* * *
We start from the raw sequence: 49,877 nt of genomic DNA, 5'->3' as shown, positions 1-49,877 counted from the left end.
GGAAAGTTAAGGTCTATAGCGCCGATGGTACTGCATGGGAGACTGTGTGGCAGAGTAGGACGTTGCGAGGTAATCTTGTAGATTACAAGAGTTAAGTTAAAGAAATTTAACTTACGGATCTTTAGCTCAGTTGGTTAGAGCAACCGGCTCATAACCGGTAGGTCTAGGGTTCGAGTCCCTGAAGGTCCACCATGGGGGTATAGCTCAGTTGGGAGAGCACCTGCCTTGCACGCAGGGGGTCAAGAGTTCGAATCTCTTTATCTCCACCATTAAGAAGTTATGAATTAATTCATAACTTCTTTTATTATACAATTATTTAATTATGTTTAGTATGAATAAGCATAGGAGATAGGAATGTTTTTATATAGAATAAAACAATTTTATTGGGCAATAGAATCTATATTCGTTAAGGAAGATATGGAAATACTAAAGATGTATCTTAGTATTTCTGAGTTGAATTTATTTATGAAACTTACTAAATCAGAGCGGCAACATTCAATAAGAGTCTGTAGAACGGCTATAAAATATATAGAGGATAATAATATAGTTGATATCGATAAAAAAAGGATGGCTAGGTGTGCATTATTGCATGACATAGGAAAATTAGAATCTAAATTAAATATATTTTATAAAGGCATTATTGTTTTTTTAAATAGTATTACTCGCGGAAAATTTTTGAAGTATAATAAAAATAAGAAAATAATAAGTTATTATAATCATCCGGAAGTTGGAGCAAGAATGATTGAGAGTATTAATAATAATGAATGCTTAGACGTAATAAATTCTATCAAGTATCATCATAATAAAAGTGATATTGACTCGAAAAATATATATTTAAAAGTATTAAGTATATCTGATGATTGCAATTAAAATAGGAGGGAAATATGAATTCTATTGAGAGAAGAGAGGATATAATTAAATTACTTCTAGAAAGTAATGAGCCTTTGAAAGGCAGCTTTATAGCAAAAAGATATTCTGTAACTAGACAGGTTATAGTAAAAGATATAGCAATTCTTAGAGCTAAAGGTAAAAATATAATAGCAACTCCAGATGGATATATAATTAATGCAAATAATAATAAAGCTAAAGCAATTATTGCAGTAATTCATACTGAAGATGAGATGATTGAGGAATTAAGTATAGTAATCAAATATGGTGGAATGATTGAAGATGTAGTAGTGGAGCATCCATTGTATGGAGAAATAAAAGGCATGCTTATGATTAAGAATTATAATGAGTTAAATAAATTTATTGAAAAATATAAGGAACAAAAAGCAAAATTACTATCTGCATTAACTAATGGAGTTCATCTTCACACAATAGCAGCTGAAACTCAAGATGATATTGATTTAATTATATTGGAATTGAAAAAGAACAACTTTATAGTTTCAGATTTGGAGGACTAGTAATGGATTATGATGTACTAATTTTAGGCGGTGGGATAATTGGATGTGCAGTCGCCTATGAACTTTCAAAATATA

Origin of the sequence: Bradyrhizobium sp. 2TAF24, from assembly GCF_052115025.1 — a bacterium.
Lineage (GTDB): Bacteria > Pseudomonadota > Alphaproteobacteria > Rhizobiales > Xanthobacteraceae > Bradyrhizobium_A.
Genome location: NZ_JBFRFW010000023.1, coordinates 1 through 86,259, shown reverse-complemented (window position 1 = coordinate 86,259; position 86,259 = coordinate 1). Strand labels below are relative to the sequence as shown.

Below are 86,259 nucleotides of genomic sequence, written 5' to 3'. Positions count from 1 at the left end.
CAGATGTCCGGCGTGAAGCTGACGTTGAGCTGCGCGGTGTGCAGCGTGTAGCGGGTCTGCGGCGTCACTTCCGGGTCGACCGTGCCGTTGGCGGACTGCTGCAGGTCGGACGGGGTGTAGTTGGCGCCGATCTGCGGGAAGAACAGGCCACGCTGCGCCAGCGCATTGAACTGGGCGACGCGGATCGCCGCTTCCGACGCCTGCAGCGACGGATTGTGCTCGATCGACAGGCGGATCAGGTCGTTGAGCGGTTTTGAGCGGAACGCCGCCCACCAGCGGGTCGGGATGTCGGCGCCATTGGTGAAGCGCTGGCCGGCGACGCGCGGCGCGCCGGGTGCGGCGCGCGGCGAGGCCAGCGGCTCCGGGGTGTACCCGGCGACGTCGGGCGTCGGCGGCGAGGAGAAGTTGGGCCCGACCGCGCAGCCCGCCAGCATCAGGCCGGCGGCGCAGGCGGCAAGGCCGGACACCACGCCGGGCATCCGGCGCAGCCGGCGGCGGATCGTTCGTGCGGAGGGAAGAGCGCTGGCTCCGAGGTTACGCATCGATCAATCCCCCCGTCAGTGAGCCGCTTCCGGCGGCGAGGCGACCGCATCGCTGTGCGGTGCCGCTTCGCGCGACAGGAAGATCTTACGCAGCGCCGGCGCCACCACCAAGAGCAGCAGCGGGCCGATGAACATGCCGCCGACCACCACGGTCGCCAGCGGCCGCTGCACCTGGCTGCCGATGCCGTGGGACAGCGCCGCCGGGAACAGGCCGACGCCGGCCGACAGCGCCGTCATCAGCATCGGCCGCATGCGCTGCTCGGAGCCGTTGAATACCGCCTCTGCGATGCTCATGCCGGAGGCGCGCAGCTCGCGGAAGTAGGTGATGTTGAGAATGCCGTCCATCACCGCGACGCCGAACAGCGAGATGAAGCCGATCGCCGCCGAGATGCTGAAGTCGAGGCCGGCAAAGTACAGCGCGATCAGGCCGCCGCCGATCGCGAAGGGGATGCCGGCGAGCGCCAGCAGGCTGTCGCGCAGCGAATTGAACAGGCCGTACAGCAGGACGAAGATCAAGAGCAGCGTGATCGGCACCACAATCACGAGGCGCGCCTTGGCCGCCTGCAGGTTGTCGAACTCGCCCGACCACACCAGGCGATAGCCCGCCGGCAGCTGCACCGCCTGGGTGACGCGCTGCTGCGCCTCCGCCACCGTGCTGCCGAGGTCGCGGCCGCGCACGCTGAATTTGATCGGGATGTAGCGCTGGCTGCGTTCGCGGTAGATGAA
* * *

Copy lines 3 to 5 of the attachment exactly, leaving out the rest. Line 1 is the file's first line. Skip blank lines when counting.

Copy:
Origin of the sequence: Bradyrhizobium sp. 2TAF24, from assembly GCF_052115025.1 — a bacterium.
Lineage (GTDB): Bacteria > Pseudomonadota > Alphaproteobacteria > Rhizobiales > Xanthobacteraceae > Bradyrhizobium_A.
Genome location: NZ_JBFRFW010000023.1, coordinates 1 through 86,259, shown reverse-complemented (window position 1 = coordinate 86,259; position 86,259 = coordinate 1). Strand labels below are relative to the sequence as shown.